Mrs America: Stories of a Feminist E.R.A. (Review)
Mrs. America is the series that has the nerve of telling the story of the Second Wave Feminism in America from the side of the villain. A limited FX series, its 9 episodes will be released every Wednesday from April 15 on Hulu.
Playing around the impossibility of a clear-cut and unbiased definition of villain, Mrs. America refers to Phyllis Schlafly (Cate Blanchett), known as the woman that blocked the ratification of the Equal Rights Amendment. In a bipartisan perspective, the narration equally follows the centrifugal forces that shaped American politics in the 70s: feminist activists of the National Organization for Women, and Schlafly’s conservative STOP ERA. Mostly written by Mad Men screenwriter Dahvi Waller, and co-directed and co-produced by Anna Bowden and Ryan Fleck of Captain Marvel, the FX limited series consists of 9 episodes, released weekly on Hulu starting from April 15.
Mrs. America echoes Mad Men in as far as it’s a historically elaborated narrative that perfectly encapsulates the spirit of the time as a driving force independent from its characters – and both their protagonists assert, directly or not, the masculine privilege. On the other side of the coin, the one depicting the feminist struggle, one can recognize the reverberances of Captain Marvel’s inclusive gaze on ‘military’ tactics, which is to embrace anyone as an ally despite their diversities. The women represented run the gamut in a manner of addressing the feminist issue in the ERA: there’s Gloria Steinem, founder of magazine Ms. and who won’t compromise on the right for abortion; there’s Jill Ruckelshaus, pro-life feminist and Republican; and there’s leader Bella Abzug, who’d vote for a male over a female candidate. Every episode is dedicated to a woman and adopts her perspective on the struggle, stressing on the necessity to feature a plural narrative to recount such an overarching story as that of the ERA. The whole show is an ode to intersectionality, and an invite to reconsider the contributions of those who didn’t make it to history’s final cut.
The narrative begins on March 22, 1972, the day the ERA was approved by Congress. Parallelly, Phyllis Schlafly’s story unfolds as she begins preparing for her very own crusade, calling to action conservative housewives of America. The story arc spans through the 70s following Schlafly’s rise to power, bisecting each and every one of her victories, in an attempt to explain how she managed to block the ratification of the Amendment in many States starting from baking some baskets of bread for Congresspeople. Blanchett’s portrayal of Schlafly is scary for how faithful it is – Please type “Phyllis Schlafly ERA” on Youtube to make the comparison. Her Schlafly is so extremely magnetically appalling to be able to bury Blanchett under her frigid attitude. The character seems to exist per se, without anyone mediating for it. Among the all-star cast, it’s only right to remember American Horror Story actress Sarah Paulson’s memorable performance as not yet another housewife; and Orange Is the New Black’s Uzo Aduba’s passionate portrayal of Shirley Chisholm, the first black candidate for the Presidential elections. Every character is complexly portrayed and doesn’t appear single-dimensioned.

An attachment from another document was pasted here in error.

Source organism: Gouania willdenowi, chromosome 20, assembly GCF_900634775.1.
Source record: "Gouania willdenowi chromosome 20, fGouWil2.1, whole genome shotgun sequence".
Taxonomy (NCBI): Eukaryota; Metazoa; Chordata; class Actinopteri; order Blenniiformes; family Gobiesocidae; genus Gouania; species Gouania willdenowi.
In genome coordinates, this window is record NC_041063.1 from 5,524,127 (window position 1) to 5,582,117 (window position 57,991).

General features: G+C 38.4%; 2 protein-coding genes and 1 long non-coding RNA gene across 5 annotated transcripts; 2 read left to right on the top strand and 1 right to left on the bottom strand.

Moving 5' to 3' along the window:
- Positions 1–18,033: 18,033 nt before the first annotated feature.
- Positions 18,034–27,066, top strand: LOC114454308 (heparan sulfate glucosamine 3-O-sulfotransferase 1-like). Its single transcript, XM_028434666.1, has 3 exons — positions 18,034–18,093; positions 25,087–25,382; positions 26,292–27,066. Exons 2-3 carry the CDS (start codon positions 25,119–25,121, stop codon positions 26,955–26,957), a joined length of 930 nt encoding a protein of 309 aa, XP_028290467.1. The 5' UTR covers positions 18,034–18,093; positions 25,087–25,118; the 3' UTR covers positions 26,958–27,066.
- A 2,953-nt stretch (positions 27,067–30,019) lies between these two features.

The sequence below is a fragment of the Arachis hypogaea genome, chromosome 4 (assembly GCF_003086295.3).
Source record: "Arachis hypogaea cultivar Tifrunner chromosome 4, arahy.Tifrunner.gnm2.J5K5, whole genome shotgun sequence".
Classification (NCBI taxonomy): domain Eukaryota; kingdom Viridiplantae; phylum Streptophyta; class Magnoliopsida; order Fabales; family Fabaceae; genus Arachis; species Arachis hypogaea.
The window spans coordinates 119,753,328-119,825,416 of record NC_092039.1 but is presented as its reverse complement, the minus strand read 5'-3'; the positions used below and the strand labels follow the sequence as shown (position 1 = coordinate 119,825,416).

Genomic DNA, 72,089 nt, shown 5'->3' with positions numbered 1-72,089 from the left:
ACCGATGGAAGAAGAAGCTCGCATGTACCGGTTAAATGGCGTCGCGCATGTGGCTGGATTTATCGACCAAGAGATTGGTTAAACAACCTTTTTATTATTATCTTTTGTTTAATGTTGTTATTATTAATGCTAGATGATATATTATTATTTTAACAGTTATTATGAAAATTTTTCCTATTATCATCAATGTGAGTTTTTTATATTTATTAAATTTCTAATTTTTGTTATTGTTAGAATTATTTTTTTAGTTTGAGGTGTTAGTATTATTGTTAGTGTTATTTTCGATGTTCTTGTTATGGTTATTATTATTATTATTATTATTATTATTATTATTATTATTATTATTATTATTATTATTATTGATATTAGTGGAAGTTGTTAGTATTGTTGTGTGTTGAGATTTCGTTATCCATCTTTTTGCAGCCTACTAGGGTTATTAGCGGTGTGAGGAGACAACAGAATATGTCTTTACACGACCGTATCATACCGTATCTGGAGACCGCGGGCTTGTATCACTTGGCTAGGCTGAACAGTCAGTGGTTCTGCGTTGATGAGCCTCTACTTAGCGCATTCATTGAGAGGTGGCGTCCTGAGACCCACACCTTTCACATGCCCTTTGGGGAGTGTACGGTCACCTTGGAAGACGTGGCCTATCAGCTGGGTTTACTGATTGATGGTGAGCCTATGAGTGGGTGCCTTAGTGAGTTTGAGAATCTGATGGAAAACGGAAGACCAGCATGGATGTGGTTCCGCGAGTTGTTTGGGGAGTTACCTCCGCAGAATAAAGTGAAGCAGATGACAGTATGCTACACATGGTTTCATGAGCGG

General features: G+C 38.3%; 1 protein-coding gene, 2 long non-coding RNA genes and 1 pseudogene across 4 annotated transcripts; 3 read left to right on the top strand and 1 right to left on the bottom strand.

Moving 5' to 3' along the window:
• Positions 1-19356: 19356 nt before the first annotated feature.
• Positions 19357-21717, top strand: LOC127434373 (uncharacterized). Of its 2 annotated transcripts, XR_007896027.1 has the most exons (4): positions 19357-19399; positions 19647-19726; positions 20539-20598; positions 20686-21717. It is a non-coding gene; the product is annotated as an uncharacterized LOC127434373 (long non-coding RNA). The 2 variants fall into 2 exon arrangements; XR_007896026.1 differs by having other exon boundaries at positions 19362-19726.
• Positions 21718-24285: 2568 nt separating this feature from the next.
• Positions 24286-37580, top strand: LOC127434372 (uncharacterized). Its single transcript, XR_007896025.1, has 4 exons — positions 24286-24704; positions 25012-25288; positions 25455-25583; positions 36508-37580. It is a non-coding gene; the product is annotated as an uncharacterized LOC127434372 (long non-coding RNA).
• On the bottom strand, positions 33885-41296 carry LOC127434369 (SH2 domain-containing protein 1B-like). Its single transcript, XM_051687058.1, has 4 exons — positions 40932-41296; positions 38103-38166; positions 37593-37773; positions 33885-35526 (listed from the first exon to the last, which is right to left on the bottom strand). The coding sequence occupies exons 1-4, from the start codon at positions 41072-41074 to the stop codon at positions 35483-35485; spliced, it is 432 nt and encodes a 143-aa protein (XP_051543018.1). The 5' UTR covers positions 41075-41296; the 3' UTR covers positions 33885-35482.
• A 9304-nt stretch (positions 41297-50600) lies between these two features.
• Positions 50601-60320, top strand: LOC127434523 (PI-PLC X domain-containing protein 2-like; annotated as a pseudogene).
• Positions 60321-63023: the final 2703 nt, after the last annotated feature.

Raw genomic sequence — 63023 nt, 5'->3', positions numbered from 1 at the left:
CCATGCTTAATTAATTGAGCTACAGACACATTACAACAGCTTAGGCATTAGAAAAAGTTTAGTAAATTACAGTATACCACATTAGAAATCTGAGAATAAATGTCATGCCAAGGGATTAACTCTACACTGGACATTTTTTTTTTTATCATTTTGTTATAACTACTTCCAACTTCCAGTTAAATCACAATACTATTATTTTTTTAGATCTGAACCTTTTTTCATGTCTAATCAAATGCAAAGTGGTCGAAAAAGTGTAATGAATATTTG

The history of Second Wave feminism hasn’t been much represented in cinema and television, so it should be no surprise if none of these names does actually sound familiar. There’s one popular member of the feminist movement, Ruth Bader Ginsburg, portrayed in so many different media (also featured on SNL). And it’s about time to broaden the list. Mrs. America has been rightfully described as a history lesson, but it achieves its greatness by eliminating the affectedness that belongs to most historic biopics. Honest but also engaging, the series is simply well written. It addresses the viewers every time it suspends any form of judgment and leaves it up to them to interpret the intricate conundrum that’s history.
It couldn’t and at the same time it could have come out at a better time. In the famously democratic Burbank (where most of the industry’s TV shows sets are)’s attempt to explain why so many women voted for Trump–who reportedly supports chauvinist ethics– and what’s all the fuss about legalizing abortion in the U.S.A., Mrs. America dwells in the spirit of our time while we’re all looking for guidance for the upcoming American presidential elections. So many of the topics placed in the front line of the battle are still, 50 years after, bones of contention for politics worldwide. At the same time, however, the fact that it’s come out while we’re all quarantining in our homes, away from political rallies and not really thinking about politics, penalizes it and makes its impact sordid.
Mrs. America is a superb TV product, unapologetically bold enough to voice a female antihero when no one even dared to. There’s a risk, however, that the lines that separate the two narratives either blur out or sharpen too much. It’s complex to keep telling a story from two opposite sides of history without elevating one over the other or without creating confusion in the viewer. We can only wait to see how Mrs. America is going to evolve. Or rather, how Misses America are going to evolve.
Mrs America is available to watch on Hulu.
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